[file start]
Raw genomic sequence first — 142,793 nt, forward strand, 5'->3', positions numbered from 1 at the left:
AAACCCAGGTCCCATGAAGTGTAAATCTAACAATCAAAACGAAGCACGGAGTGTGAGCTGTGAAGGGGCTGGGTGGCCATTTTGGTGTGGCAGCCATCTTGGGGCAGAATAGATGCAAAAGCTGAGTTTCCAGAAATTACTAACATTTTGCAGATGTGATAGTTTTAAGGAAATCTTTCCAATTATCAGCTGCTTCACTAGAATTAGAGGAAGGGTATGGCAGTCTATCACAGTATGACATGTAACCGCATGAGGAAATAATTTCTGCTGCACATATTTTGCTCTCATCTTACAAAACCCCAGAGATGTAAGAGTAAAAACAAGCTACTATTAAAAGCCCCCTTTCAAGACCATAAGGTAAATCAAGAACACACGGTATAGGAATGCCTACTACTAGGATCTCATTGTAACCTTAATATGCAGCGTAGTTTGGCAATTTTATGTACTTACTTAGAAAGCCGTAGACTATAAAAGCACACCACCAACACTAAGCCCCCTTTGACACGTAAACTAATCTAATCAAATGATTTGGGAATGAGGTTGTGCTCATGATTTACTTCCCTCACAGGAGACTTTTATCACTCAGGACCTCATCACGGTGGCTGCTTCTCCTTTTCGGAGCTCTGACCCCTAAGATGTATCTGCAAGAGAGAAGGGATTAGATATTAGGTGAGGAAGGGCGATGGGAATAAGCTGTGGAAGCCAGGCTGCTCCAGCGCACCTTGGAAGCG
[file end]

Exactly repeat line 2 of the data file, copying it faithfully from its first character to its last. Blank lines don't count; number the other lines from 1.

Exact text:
AAACCCAGGTCCCATGAAGTGTAAATCTAACAATCAAAACGAAGCACGGAGTGTGAGCTGTGAAGGGGCTGGGTGGCCATTTTGGTGTGGCAGCCATCTTGGGGCAGAATAGATGCAAAAGCTGAGTTTCCAGAAATTACTAACATTTTGCAGATGTGATAGTTTTAAGGAAATCTTTCCAATTATCAGCTGCTTCACTAGAATTAGAGGAAGGGTATGGCAGTCTATCACAGTATGACATGTAACCGCATGAGGAAATAATTTCTGCTGCACATATTTTGCTCTCATCTTACAAAACCCCAGAGATGTAAGAGTAAAAACAAGCTACTATTAAAAGCCCCCTTTCAAGACCATAAGGTAAATCAAGAACACACGGTATAGGAATGCCTACTACTAGGATCTCATTGTAACCTTAATATGCAGCGTAGTTTGGCAATTTTATGTACTTACTTAGAAAGCCGTAGACTATAAAAGCACACCACCAACACTAAGCCCCCTTTGACACGTAAACTAATCTAATCAAATGATTTGGGAATGAGGTTGTGCTCATGATTTACTTCCCTCACAGGAGACTTTTATCACTCAGGACCTCATCACGGTGGCTGCTTCTCCTTTTCGGAGCTCTGACCCCTAAGATGTATCTGCAAGAGAGAAGGGATTAGATATTAGGTGAGGAAGGGCGATGGGAATAAGCTGTGGAAGCCAGGCTGCTCCAGCGCACCTTGGAAGCG